High Blood Pressure (Hypertension)

This information is useful for children and adults
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Why Yale Medicine?
  • Our doctors develop individualized treatment plans for each patient.
  • Our doctors are involved in cutting-edge research, which gives patients access to medications before they’re available to the wider public.
  • Our approach to managing high blood pressure emphasizes lifestyle changes.

Our hearts pump five to seven liters of blood per minute. When we’re healthy, that blood flows freely through our veins and arteries to the rest of the body, but sometimes, for a variety of reasons, blood flow gets restricted. That’s what it means to have high blood pressure (also called hypertension). Like when too much air is pumped into a tire, this condition causes pressure to build up against blood vessel walls. Over time, high blood pressure damages arterial walls and increases the risk of serious health problems such as heart attack, stroke and peripheral artery disease.

At Yale Medicine, “we are very individualized in our approach,” says Arthur Seltzer, MD, cardiologist. “Some people are amenable to taking medication for their condition. Others would rather have lifestyle changes. As long as the patient understands the goal, they are more likely to follow the program.”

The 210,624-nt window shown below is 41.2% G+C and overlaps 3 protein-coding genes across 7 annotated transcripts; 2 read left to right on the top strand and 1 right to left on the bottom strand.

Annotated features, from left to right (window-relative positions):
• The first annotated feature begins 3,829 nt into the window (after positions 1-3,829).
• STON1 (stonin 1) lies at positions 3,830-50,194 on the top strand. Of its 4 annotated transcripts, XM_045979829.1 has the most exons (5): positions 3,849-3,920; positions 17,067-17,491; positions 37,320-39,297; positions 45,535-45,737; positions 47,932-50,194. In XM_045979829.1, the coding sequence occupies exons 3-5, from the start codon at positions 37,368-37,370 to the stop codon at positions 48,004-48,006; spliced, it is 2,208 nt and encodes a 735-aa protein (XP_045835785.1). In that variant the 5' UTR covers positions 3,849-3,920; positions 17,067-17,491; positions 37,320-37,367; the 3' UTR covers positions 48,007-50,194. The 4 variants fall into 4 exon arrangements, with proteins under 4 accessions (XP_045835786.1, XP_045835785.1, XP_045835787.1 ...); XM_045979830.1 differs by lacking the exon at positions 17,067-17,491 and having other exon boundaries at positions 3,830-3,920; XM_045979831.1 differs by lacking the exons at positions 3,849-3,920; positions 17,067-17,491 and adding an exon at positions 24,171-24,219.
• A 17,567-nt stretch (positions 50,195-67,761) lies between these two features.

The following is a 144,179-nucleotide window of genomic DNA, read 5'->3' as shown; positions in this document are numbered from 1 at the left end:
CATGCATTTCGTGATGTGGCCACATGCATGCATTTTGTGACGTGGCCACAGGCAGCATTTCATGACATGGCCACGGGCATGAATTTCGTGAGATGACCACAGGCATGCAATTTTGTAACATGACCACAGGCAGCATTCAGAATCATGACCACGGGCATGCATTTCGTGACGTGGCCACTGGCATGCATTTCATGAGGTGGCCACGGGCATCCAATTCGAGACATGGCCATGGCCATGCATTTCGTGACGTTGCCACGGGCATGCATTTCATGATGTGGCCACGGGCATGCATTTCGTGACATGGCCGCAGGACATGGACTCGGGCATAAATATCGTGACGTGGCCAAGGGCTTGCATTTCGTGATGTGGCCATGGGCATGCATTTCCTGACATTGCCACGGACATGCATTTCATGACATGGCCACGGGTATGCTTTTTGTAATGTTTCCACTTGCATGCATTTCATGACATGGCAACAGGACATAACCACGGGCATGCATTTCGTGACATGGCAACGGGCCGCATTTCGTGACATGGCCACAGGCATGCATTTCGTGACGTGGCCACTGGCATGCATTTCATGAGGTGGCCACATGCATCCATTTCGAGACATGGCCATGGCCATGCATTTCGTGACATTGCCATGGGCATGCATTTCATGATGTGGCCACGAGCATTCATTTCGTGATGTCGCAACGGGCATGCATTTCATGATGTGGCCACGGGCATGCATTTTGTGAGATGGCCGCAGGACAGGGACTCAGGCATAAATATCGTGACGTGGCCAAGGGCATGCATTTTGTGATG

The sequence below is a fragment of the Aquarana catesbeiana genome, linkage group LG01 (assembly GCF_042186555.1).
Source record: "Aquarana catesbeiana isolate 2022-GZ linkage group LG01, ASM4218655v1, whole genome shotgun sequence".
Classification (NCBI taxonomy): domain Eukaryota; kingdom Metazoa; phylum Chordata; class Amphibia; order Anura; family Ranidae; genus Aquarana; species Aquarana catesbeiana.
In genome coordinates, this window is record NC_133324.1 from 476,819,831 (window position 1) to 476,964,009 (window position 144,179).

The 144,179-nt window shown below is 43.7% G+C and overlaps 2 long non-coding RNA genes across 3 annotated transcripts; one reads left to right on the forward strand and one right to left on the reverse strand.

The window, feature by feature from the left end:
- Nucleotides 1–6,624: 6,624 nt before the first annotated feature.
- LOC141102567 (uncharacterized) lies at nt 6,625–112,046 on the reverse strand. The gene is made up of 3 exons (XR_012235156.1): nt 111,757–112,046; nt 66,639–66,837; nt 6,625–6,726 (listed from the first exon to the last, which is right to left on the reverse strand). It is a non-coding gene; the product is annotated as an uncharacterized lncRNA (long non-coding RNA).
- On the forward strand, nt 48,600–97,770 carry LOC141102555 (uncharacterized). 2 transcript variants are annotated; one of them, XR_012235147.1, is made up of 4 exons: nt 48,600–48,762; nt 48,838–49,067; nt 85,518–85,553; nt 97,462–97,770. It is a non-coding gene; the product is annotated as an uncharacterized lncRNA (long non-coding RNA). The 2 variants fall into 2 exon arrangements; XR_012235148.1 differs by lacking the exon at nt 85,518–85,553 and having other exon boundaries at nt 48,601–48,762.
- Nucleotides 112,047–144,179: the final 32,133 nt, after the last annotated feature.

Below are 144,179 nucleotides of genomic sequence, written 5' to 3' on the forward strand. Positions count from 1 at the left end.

Hypertension is often known as the “silent killer” because there are few or no symptoms. You should ask your doctor for a blood pressure reading at least every two years. If you’re 40 years old or older, or you’re considered at high risk for high blood pressure, you should ask your doctor for a blood pressure reading every year. You can also take your blood pressure yourself at grocery stores or with home blood pressure reading kits. However, these options are often less accurate.

According to guidelines from the National Heart, Lung, and Blood Institute (NHLBI), a reading below 120/80 is classified as normal blood pressure. Those with a blood pressure reading anywhere from 120/80 up to 139/89 are classified within a category called "prehypertension."

Important: If you are monitoring your own blood pressure and you get a reading above 180 several times in a row, go see a doctor immediately.

Clinical Trials

New treatments for many conditions are tested in clinical trials, which ultimately bring lifesaving new drugs and devices to the patients who need them most. By participating in a clinical trial, you may get access to the most advanced treatments for your condition, and help determine their benefits for future patients.